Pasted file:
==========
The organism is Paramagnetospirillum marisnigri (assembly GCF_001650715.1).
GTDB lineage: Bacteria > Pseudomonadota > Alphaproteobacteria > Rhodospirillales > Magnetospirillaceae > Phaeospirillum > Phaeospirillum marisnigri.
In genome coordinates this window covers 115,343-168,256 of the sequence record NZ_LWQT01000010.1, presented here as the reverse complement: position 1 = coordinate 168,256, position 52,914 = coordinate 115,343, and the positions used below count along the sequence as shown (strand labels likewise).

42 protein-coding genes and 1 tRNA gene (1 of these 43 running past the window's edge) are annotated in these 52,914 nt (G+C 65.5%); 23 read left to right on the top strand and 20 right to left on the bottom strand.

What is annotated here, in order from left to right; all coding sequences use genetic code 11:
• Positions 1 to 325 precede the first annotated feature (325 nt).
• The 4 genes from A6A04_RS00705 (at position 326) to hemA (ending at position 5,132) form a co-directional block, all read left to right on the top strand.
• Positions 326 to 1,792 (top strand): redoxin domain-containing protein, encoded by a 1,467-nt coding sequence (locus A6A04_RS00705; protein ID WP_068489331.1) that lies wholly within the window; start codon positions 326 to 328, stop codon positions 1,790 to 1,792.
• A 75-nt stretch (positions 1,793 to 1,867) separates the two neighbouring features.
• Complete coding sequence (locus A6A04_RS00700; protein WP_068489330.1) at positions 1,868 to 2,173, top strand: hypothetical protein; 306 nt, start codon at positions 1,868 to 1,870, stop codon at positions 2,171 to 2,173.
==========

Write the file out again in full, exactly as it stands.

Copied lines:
The organism is Paramagnetospirillum marisnigri (assembly GCF_001650715.1).
GTDB lineage: Bacteria > Pseudomonadota > Alphaproteobacteria > Rhodospirillales > Magnetospirillaceae > Phaeospirillum > Phaeospirillum marisnigri.
In genome coordinates this window covers 115,343-168,256 of the sequence record NZ_LWQT01000010.1, presented here as the reverse complement: position 1 = coordinate 168,256, position 52,914 = coordinate 115,343, and the positions used below count along the sequence as shown (strand labels likewise).

42 protein-coding genes and 1 tRNA gene (1 of these 43 running past the window's edge) are annotated in these 52,914 nt (G+C 65.5%); 23 read left to right on the top strand and 20 right to left on the bottom strand.

What is annotated here, in order from left to right; all coding sequences use genetic code 11:
• Positions 1 to 325 precede the first annotated feature (325 nt).
• The 4 genes from A6A04_RS00705 (at position 326) to hemA (ending at position 5,132) form a co-directional block, all read left to right on the top strand.
• Positions 326 to 1,792 (top strand): redoxin domain-containing protein, encoded by a 1,467-nt coding sequence (locus A6A04_RS00705; protein ID WP_068489331.1) that lies wholly within the window; start codon positions 326 to 328, stop codon positions 1,790 to 1,792.
• A 75-nt stretch (positions 1,793 to 1,867) separates the two neighbouring features.
• Complete coding sequence (locus A6A04_RS00700; protein WP_068489330.1) at positions 1,868 to 2,173, top strand: hypothetical protein; 306 nt, start codon at positions 1,868 to 1,870, stop codon at positions 2,171 to 2,173.